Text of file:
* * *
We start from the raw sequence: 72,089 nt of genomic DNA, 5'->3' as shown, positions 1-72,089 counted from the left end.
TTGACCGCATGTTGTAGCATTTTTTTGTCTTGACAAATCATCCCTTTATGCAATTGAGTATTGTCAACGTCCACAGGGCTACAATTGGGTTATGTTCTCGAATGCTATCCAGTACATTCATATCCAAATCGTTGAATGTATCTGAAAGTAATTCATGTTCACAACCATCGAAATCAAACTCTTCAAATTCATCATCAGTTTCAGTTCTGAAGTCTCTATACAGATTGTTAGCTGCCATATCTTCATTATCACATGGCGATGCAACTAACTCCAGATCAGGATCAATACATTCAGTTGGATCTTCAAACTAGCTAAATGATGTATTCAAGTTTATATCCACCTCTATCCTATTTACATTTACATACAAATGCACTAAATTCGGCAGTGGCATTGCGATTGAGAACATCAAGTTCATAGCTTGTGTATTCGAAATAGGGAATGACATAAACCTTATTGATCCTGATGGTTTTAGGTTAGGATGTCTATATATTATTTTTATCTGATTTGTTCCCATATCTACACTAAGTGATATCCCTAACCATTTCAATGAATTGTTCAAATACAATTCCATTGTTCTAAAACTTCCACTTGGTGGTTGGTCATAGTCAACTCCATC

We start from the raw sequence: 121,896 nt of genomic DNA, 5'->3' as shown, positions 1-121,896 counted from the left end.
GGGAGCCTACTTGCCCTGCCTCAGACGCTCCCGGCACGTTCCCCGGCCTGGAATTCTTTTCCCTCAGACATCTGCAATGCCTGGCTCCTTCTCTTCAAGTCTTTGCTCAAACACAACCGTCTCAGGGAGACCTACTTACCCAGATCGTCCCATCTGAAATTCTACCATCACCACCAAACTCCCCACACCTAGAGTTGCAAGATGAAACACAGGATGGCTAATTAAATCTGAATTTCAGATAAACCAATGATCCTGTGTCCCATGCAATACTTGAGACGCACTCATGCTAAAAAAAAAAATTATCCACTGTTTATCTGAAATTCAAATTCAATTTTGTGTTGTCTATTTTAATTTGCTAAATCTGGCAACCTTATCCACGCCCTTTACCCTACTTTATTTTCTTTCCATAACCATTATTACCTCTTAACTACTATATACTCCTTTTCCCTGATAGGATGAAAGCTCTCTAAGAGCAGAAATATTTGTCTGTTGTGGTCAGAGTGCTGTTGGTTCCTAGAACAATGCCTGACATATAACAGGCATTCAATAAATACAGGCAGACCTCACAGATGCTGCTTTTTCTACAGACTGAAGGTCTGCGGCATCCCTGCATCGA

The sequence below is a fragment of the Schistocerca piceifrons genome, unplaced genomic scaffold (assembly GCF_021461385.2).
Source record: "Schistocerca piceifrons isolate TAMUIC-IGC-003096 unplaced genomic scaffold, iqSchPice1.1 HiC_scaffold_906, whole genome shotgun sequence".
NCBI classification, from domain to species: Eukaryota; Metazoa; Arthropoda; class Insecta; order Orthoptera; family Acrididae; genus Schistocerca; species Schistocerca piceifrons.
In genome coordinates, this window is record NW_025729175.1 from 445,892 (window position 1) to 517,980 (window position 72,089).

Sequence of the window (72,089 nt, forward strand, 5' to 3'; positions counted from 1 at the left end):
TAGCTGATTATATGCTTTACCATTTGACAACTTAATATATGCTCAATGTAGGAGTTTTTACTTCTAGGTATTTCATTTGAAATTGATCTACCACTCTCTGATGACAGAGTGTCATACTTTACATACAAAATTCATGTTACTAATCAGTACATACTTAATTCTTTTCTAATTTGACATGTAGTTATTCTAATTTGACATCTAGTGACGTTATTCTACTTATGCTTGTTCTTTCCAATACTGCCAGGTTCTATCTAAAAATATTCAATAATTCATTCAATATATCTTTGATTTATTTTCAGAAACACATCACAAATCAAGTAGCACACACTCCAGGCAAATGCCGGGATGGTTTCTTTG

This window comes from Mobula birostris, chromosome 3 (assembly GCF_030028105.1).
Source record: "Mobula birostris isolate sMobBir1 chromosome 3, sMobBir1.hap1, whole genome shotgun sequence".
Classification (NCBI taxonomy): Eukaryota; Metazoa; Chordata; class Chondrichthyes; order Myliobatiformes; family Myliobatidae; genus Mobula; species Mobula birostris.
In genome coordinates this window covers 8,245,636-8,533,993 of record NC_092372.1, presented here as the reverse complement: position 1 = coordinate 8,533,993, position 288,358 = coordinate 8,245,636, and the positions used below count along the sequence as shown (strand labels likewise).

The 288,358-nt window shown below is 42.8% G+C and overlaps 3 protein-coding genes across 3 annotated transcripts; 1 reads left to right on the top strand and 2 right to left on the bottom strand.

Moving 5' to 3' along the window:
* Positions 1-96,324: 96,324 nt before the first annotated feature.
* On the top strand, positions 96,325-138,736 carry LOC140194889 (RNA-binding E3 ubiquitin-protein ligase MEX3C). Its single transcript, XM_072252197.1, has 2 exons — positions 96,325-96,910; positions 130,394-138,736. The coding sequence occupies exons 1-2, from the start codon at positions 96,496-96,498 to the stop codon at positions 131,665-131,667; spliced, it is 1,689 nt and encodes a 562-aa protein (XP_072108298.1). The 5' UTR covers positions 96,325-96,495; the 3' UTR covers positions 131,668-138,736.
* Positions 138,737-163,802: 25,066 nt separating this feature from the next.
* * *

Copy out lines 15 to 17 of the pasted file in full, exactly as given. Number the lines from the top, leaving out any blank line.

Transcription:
The 288,358-nt window shown below is 42.8% G+C and overlaps 3 protein-coding genes across 3 annotated transcripts; 1 reads left to right on the top strand and 2 right to left on the bottom strand.

Moving 5' to 3' along the window:
* Positions 1-96,324: 96,324 nt before the first annotated feature.